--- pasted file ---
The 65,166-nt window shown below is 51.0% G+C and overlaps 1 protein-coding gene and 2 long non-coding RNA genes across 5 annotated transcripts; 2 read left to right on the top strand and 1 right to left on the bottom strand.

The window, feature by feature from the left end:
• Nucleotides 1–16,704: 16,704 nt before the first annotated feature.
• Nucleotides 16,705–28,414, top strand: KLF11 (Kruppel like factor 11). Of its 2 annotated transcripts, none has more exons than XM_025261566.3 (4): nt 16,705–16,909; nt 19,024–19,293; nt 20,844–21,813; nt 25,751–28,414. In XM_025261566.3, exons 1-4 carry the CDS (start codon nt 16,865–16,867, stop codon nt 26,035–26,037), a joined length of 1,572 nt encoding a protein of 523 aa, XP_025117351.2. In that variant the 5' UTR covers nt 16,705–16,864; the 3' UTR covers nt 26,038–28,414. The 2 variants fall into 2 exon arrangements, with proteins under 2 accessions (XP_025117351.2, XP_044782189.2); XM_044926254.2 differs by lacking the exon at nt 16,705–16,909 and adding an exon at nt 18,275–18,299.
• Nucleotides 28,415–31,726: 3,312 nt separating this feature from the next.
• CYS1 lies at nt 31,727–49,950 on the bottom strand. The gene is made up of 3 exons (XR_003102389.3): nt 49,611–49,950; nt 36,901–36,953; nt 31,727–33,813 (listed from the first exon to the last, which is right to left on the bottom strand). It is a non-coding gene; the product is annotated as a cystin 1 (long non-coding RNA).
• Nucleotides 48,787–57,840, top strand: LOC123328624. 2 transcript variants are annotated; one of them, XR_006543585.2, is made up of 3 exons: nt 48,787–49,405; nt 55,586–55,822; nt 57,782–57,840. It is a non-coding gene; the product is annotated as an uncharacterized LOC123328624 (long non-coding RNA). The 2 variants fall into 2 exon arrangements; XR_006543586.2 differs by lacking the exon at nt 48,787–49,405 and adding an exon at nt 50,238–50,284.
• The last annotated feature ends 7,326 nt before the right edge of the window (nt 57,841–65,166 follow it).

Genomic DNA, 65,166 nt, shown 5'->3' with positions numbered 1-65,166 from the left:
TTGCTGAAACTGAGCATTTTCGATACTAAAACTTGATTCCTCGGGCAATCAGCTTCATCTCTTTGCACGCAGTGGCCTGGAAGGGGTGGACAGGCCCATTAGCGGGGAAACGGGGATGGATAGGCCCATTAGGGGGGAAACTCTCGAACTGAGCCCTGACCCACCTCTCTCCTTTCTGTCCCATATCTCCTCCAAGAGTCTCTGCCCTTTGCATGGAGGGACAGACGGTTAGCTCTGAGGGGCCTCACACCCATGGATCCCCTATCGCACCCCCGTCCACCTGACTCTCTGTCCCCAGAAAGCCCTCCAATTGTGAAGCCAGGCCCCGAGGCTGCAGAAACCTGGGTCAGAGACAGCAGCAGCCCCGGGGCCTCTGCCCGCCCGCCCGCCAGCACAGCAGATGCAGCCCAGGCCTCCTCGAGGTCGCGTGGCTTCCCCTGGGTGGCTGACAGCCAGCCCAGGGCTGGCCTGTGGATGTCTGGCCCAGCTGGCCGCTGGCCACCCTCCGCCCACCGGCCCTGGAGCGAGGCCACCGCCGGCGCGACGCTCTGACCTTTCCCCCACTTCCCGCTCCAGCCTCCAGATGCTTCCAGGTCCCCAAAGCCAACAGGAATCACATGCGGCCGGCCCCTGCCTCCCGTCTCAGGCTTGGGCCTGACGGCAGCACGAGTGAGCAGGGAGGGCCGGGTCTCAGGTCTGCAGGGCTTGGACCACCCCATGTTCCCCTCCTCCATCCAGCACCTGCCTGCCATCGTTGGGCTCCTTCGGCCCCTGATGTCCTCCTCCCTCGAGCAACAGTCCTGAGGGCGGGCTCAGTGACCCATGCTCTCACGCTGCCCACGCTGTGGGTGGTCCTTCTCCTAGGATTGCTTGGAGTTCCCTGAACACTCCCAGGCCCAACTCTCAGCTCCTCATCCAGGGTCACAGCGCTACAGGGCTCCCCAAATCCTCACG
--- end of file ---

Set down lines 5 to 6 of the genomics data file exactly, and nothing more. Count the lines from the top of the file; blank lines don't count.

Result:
• Nucleotides 28,415–31,726: 3,312 nt separating this feature from the next.
• CYS1 lies at nt 31,727–49,950 on the bottom strand. The gene is made up of 3 exons (XR_003102389.3): nt 49,611–49,950; nt 36,901–36,953; nt 31,727–33,813 (listed from the first exon to the last, which is right to left on the bottom strand). It is a non-coding gene; the product is annotated as a cystin 1 (long non-coding RNA).